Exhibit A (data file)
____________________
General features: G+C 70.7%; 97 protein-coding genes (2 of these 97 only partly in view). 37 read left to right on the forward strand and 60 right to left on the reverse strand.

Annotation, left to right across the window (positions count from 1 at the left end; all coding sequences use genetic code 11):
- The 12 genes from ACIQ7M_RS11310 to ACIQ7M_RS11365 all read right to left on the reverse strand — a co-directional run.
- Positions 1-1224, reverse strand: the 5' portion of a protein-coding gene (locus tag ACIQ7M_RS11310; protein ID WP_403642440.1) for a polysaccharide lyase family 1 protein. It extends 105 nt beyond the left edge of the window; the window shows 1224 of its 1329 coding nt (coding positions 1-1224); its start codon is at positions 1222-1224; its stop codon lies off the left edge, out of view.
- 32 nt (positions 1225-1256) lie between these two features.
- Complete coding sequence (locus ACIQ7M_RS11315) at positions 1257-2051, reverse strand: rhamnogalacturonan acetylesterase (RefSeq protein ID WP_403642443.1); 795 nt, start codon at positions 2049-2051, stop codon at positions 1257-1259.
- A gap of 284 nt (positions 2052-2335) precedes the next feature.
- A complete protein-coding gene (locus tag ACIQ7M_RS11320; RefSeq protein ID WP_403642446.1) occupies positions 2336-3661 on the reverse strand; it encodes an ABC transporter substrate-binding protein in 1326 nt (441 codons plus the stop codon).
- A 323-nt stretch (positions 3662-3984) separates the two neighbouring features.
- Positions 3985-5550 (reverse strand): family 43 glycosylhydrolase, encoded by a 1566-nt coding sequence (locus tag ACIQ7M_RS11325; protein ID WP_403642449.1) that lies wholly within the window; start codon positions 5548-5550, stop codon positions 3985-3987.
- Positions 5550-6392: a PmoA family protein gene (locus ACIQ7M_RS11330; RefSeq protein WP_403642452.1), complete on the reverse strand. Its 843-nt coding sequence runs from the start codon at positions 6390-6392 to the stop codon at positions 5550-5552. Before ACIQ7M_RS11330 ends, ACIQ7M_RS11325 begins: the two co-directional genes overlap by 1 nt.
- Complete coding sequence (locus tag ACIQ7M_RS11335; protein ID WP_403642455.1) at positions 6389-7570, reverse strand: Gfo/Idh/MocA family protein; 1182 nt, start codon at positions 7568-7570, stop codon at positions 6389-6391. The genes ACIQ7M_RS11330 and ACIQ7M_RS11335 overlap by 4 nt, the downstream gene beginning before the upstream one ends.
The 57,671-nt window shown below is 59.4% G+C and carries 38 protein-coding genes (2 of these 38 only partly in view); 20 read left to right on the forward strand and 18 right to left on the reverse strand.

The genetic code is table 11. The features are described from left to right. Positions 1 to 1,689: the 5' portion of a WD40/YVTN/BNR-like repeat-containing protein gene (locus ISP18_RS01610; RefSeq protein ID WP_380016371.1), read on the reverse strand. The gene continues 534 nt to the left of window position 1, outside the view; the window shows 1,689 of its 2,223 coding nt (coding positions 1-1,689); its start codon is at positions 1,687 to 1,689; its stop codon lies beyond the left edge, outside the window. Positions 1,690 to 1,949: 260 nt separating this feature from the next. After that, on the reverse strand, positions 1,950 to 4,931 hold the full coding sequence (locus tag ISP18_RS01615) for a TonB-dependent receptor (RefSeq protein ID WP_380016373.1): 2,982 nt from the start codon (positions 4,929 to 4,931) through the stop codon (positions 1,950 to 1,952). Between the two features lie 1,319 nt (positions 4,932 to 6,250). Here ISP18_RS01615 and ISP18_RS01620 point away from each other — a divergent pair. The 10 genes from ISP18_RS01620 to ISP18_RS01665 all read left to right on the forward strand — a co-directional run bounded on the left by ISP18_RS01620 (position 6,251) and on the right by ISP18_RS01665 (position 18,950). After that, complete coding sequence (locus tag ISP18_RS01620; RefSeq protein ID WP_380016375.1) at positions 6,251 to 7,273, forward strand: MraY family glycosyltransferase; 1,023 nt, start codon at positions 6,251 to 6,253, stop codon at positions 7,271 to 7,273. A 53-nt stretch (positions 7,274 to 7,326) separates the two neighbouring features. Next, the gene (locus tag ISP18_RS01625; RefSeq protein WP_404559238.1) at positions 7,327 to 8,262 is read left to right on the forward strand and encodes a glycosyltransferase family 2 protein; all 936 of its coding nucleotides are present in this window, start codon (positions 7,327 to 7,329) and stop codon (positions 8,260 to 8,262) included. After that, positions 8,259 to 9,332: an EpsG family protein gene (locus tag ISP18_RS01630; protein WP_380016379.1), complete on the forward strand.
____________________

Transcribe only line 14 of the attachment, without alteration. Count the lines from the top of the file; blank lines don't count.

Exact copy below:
The genetic code is table 11. The features are described from left to right. Positions 1 to 1,689: the 5' portion of a WD40/YVTN/BNR-like repeat-containing protein gene (locus ISP18_RS01610; RefSeq protein ID WP_380016371.1), read on the reverse strand. The gene continues 534 nt to the left of window position 1, outside the view; the window shows 1,689 of its 2,223 coding nt (coding positions 1-1,689); its start codon is at positions 1,687 to 1,689; its stop codon lies beyond the left edge, outside the window. Positions 1,690 to 1,949: 260 nt separating this feature from the next. After that, on the reverse strand, positions 1,950 to 4,931 hold the full coding sequence (locus tag ISP18_RS01615) for a TonB-dependent receptor (RefSeq protein ID WP_380016373.1): 2,982 nt from the start codon (positions 4,929 to 4,931) through the stop codon (positions 1,950 to 1,952). Between the two features lie 1,319 nt (positions 4,932 to 6,250). Here ISP18_RS01615 and ISP18_RS01620 point away from each other — a divergent pair. The 10 genes from ISP18_RS01620 to ISP18_RS01665 all read left to right on the forward strand — a co-directional run bounded on the left by ISP18_RS01620 (position 6,251) and on the right by ISP18_RS01665 (position 18,950). After that, complete coding sequence (locus tag ISP18_RS01620; RefSeq protein ID WP_380016375.1) at positions 6,251 to 7,273, forward strand: MraY family glycosyltransferase; 1,023 nt, start codon at positions 6,251 to 6,253, stop codon at positions 7,271 to 7,273. A 53-nt stretch (positions 7,274 to 7,326) separates the two neighbouring features. Next, the gene (locus tag ISP18_RS01625; RefSeq protein WP_404559238.1) at positions 7,327 to 8,262 is read left to right on the forward strand and encodes a glycosyltransferase family 2 protein; all 936 of its coding nucleotides are present in this window, start codon (positions 7,327 to 7,329) and stop codon (positions 8,260 to 8,262) included. After that, positions 8,259 to 9,332: an EpsG family protein gene (locus tag ISP18_RS01630; protein WP_380016379.1), complete on the forward strand.